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Zimbabwe Farmers Short On Seed And fertilizer - 2003-12-15

For more than two years, Zimbabwe has had to rely on food supplied by outside agencies such as the World Food Program to feed millions of its citizens. That situation might not change anytime soon because most of the new farmers do not have the seed and fertilizer that they need, and getting these necessary supplies can be expensive.

The problem is a shortage of locally produced seed and fertilizers, and the high cost when they are available. The government is not supplying those who cannot afford these farming necessities.

This is raising more questions about whether the Zimbabwe government's much vaunted agrarian revolution will succeed.

Even when the rains finally come - and they are already late this year - most farmers still have no seed to plant.

Traditionally Zimbabwe has produced its own seed maize, but President Robert Mugabe's land-reform program has disrupted most of the country's commercial farming activity, resulting in less than enough to meet local requirements being grown.

Villagers at a World Food Program food distribution point told V-O-A that they and most other farmers simply do not have any seed maize

"Some of us have nothing, only a very few people have any seed," says one villager.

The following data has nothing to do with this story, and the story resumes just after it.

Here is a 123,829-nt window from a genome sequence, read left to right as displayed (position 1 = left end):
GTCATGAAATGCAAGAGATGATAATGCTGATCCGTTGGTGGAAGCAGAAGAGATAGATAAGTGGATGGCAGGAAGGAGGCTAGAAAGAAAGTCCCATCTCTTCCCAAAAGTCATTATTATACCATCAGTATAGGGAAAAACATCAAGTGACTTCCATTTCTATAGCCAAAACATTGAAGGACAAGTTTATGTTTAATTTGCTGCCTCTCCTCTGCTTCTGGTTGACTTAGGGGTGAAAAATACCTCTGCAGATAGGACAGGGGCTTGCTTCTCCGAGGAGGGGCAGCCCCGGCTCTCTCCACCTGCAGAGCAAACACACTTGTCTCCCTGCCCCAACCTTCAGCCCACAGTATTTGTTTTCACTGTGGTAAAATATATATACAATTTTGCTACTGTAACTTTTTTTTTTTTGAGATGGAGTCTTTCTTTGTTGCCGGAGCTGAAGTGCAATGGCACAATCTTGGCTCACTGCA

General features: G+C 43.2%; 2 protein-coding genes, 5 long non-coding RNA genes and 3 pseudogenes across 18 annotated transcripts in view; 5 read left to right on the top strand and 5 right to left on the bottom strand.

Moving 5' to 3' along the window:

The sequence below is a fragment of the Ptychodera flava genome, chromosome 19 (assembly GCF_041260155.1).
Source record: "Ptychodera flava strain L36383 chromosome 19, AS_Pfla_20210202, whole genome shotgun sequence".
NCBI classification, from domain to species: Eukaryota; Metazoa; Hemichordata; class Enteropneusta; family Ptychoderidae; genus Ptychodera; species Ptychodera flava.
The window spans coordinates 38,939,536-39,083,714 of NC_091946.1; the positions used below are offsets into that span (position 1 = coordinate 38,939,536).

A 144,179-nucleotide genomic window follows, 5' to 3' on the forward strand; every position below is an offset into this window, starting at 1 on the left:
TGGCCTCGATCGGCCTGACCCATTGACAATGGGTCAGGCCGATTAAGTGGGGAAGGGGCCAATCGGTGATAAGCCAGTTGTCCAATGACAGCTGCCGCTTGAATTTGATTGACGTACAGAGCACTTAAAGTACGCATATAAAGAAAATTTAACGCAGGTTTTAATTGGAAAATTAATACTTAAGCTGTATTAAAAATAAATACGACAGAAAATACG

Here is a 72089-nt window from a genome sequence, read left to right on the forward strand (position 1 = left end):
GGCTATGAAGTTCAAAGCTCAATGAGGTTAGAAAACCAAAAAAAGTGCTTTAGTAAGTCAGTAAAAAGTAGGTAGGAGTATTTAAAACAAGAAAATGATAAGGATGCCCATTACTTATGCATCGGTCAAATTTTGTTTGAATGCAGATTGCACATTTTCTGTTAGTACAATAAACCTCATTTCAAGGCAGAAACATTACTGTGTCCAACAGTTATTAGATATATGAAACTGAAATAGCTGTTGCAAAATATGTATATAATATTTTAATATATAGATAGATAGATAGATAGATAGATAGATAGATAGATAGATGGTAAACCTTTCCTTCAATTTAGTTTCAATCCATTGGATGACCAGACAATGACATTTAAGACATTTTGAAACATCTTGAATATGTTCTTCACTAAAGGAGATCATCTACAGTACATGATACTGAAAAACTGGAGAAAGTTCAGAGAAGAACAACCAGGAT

A second villager says, "We do not have any seed, we are going to use the maize we receive for food as seed. There is nothing we can do. Maybe we can harvest something."

A spokesperson for the Commercial Farmers Union who spoke to V-O-A on condition of anonymity blamed the seed shortage on bad planning on the part of the government.

One official of a seed-marketing company who also requested anonymity says that while seed production was lower than normal last season, the issue now is the prices of seed from commercial outlets.

As if this were not enough, he said, seed is finding its way onto the black market where prices go up substantially. That means the seed is priced out of the reach of the country's mostly black new farmers, who have no access to either government or bank loans.

And what this means, in turn, is that when it comes harvest time, there will be little or nothing to harvest.